CVP: Family affair
Posted on May 10, 2023
DOP Luke Menges has worked in many roles on both sides of the Atlantic. He shares the family and early-career experiences that shaped his path
Cinematographer Luke Menges comes from a family of filmmakers. His father is a director of photography who started in documentaries before moving over to direction and feature films. Meanwhile, his mother was a model and actor who transitioned to producing documentary films. A childhood immersed in cinema had a profound impact.
“When I was a kid, my dad gave me his stills camera,” he recalls. “I used to go off into the hills around our house in Wales and experiment with directions of light, compositions, film speeds and black & white versus colour. Me, my brothers and sisters would occasionally visit the sets my dad worked on, or filmmakers would visit my dad at home. My mum was close to some fantastic Magnum photographers, so the industry was all around me in various forms as I grew up. It had an impact on me and my brothers and sisters.”
When he left school, Menges moved to Los Angeles for a couple of years, working as a runner on music videos and commercials as well as low-budget feature films. These included a Michael Jackson music video and a Nike commercial directed by David Fincher for Propaganda Films.
After cutting his teeth in the industry, Menges progressed into edit assisting, before moving back to the UK to edit small documentaries. “Being in the edit was a great lesson in learning about coverage and what you need to tell the story.
“I then got a great opportunity to shoot and direct a low-budget one-hour film about a pirate radio station in Harlesden. We had a handful of days to shoot and three weeks to cut 50 minutes; luckily I worked with a hugely talented editor. Filming with DJs in the community was fun, and not having a huge budget gave us freedom to try out different ideas.
“After shooting and directing for many years, I decided I wanted to focus on my work as a cameraman. The work I shot as a director/cameraman helped me cross over into shooting for directors.”
LIGHTING THE WAY
When Menges started out as a freelance cameraman, he realised he needed his own lights and camera to enable him to be as organised as possible.
“Yevgeny and Ivailo at CVP helped me with my first kit purchase,” he says. “I bought a Canon EOS C300 Mark I along with all other necessary equipment. The C300 produced an amazing image. It was small and light, but could be built up with various accessories on the shoulder. Mike Saunders and David Morphy at Cirro Lite were also extremely helpful and generous with their time. I have bought almost all my camera equipment and lights through CVP and Cirro Lite since purchasing my first kit when starting out.”
Menges says he had a hundred questions about the pros and cons of various lights – and both Cirro Lite and CVP always found the time to help. Having experts to talk through all the options is a fruitful resource.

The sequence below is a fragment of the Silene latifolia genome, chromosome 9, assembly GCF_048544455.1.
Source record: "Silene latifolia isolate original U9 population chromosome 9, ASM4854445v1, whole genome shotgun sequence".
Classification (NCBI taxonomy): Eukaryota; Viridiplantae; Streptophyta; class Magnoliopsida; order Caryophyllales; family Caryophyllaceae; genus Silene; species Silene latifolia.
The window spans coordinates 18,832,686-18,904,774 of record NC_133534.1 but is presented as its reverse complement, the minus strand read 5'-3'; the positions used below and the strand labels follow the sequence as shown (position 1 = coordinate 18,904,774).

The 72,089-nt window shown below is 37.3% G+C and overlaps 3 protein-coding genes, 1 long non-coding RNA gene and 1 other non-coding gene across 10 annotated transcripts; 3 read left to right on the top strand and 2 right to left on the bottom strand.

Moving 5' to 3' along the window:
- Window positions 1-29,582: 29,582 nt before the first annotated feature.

“The Kino Flo Tegra was an amazing light I ended up using for years,” he adds. “I bought a Dedolight system and a couple of Arri tungsten sources, too. The camera and lighting package I first bought enabled me to shoot anything from drama docs and observational films to sit-down interviews.”
When it comes to making documentary, Menges goes on, it’s important to have camera and lighting solutions that adapt to various situations quickly. “A year or so ago I bought the Fiilex Q8, which is a powerful light for its size and produces good colour rendition,” Menges asserts. “I’ve also added the new Fiilex P3 RGB to my lighting kit – it’s small, light and versatile.
“It’s great to have an RGB light source that can give you white light between 2000 and 10,000K – and in RGB mode, you can choose any colour you like. I was recently shooting a Disney documentary series, and we needed to match the colour temperature of overhead fluorescent lighting, then in a separate shot subtly extend the daylight entering through a window. The Fiilex P3 managed both situations. There is an extensive range of accessories as well – from softboxes to image intensifiers and a fresnel lens.”
Although technology is improving and moving fast, Menges says old can be good, too. “I recently bought some Canon vintage stills primes made in the seventies, and have had them rehoused into cine primes,” he explains. “It’s fun exploring new technology while using amazing lenses made decades ago!”
CVP is home to a full spectrum of production equipment that’s ready to see, combine and evaluate. Its creative and technical staff are committed to finding the right solution for every production need. To arrange an online demo, or book a one-to-one consultation, call 0208 380 7400 or visit cvp.com.
This article appears in the May 2023 issue of Definition. Read the full magazine here.